The congressional super committee searching for ways to pare at least $1.2 trillion from the federal deficit should open up the Arctic National Wildlife Refuge for oil and gas drilling instead of hiking taxes, a top House Republican said today.
Rep. Doc Hastings, R-Wash., the head of the House Natural Resources Committee, said he would be making that controversial ANWR drilling recommendation to the 12-member panel, which is holding its first public meeting tomorrow.
Under Congress’ debt ceiling deal, the newly created deficit reduction committee has until Nov. 23 to approve a plan to cut $1.2 trillion or more from the deficit over the next decade, with the group’s final package subject to straight up-or-down votes in the House and Senate. If the committee fails to reach a compromise or it doesn’t pass Congress, there would be automatic, across-the-board cuts in domestic and defense spending beginning in 2013.
Since Republicans on the panel and in the House are unlikely to support any plan that hikes taxes as a way to raise revenue, the lawmakers on the joint committee need to search for other solutions, Hastings noted.
“They need to find a means to increase revenue to the federal government without raising taxes (and) this is a logical extension of that,” Hastings said. “Increasing American energy production is one of the easiest ways to generate federal revenue” and opening up ANWR “makes good economic sense.”
According to the U.S. Geological Survey, there are an estimated 10.4 billion barrels of oil harbored in the refuge’s coastal plain — which, at peak production, could supply the U.S. with up to 1.45 million barrels of oil daily. Hastings said that over the life of production in the refuge, that could generate $150 billion to $296 billion in royalties to the federal government. And that could translate to several billions of dollars in new revenue over the next 10 years — the time frame on which the deficit-cutting committee is focusing.
But opening up ANWR is a political hot potato even in an ordinary year, and the 2012 presidential campaign is already in full swing. Hastings’ idea is unlikely to gain much traction with the six Democratic members on the joint deficit-cutting committee, including Sen. John Kerry, D-Mass., who has been a vocal critic of allowing drilling in the region.
Environmentalists say the potential oil gains from drilling in ANWR would be small and aren’t worth the risks of damage to wildlife and habitat.
Hastings insisted his ANWR idea isn’t far-fetched and stressed that there may be a chance to build new support for the idea by capitalizing on recently high oil prices and motorists’ anger over costs at the pump.
“Maybe with the price of oil and where it is, the price of gasoline and where it is, … some of these members will have an epiphany,” Hastings said.
Hastings will suggest expanded domestic drilling in his House Natural Resources Committee’s formal recommendations to the deficit-cutting panel next month. Hastings did not rule out using more informal tactics — including one-on-one conversations with super committee members — to advance his ideas.
“This is a work in progress,” Hastings said. “I’ll be doing whatever i can to advance what i think is important.”
Hastings could be floating the ANWR idea as way to steer the panel toward some middle ground, including possibly broadening oil and gas drilling opportunities in other areas, including the eastern Gulf of Mexico and the Atlantic and Pacific coasts.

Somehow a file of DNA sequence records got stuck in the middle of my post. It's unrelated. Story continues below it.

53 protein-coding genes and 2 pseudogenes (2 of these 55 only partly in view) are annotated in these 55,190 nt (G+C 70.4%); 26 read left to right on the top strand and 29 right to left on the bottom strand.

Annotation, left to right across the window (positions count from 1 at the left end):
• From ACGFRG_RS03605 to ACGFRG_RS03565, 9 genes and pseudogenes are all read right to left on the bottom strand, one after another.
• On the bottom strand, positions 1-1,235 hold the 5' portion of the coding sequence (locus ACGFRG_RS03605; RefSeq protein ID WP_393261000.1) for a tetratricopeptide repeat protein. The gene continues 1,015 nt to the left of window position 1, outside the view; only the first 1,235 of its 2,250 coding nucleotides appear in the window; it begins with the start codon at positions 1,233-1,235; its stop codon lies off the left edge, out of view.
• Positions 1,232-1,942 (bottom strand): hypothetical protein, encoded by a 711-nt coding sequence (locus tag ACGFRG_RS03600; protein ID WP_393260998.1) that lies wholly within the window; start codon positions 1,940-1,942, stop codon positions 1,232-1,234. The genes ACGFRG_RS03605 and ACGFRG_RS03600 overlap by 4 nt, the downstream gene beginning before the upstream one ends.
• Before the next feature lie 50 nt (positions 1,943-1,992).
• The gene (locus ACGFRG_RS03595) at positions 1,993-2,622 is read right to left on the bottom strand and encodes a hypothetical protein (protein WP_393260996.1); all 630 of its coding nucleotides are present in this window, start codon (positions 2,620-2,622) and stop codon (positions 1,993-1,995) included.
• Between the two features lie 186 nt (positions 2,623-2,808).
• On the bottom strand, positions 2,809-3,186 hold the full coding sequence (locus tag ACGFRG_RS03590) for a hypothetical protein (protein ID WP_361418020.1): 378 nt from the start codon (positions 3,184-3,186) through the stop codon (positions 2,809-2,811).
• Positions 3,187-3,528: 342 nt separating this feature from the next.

A statutory ban bars drilling in the eastern Gulf through 2022, unless Congress changes the law. The Obama administration also has said it is not planning on offering any new drilling leases in the Pacific or Atlantic oceans from 2012 through 2017, the next five-year leasing period for the outer continental shelf. Still, lawmakers could force the issue.
Oil and gas industry leaders generally supported Hastings’ plan.
“We have vast portions of this country — federal acreage — that is off limits to development, whether it’s ANWR or the OCS, or certain areas of the lower 48,” said Chevron CEO John Watson. “I think it’s important that all these areas be made available over time for energy development.”
Since other areas could provide similar revenue dollars to the federal government even if ANWR remains off limits energy policy should be part of the super committee’s deficit-cutting work, Watson added.
“There is an opportunity for our industry to contribute both jobs and to deficit reduction through the activity that our industry conducts,” Watson said. “So I hope that energy policy will be considered (by the panel).”
American Petroleum Institute President Jack Gerard said even modest steps to expand domestic drilling could help trim the deficit while bolstering the U.S. economy. API unveiled a study Wednesday that touted the benefits of new drilling in ANWR, currently off-limits of the outer continental shelf and other regions.
“Even some portion of that could make a significant contribution to our debt issues, job creation matters and energy security,” Gerard said.
Drilling advocates last prevailed in advancing an ANWR drilling plan through the Senate in 2005, when the chamber voted narrowly to add the proposal to an unrelated budget bill. But the drilling provisions ultimately were stripped out of the measure, after House Republican leaders encountered resistance from more than two dozen moderates in their party.
In recent years, ANWR drilling advocates have tried new tactics to make the idea more attractive. A recent gambit by Alaska’s senators — Republican Lisa Murkowski and Democrat Mark Begich — would have allowed oil companies to use horizontal drilling techniques to explore the refuge’s reserves as long as their footprint was not within the federally protected area.